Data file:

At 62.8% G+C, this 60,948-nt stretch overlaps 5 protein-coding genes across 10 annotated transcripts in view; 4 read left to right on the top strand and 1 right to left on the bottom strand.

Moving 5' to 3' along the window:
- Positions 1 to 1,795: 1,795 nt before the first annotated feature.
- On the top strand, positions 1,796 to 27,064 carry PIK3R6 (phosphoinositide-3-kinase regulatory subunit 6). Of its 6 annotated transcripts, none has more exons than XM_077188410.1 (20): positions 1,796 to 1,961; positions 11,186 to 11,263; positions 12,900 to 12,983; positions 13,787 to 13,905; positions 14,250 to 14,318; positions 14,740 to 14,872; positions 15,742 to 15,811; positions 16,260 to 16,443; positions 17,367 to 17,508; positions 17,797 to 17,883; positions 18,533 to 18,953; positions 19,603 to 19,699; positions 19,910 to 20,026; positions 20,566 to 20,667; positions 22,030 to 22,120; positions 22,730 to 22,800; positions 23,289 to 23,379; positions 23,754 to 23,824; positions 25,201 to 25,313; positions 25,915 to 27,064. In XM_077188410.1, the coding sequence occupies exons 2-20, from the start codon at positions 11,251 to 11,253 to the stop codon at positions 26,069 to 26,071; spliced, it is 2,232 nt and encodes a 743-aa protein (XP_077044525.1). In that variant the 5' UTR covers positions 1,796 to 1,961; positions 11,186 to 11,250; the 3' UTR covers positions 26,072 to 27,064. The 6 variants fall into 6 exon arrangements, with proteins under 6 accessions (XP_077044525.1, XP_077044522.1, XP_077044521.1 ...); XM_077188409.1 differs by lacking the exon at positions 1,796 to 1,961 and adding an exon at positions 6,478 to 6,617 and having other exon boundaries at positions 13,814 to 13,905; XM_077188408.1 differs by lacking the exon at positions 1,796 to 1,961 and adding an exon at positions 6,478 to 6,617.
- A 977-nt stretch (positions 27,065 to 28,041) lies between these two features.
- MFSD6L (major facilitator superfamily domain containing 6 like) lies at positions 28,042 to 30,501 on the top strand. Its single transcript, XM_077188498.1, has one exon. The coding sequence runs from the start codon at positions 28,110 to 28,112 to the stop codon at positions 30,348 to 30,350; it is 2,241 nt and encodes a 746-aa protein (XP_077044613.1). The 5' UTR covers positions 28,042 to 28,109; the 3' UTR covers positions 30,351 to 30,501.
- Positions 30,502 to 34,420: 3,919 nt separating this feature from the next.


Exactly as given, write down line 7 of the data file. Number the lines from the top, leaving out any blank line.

- Positions 30,502 to 34,420: 3,919 nt separating this feature from the next.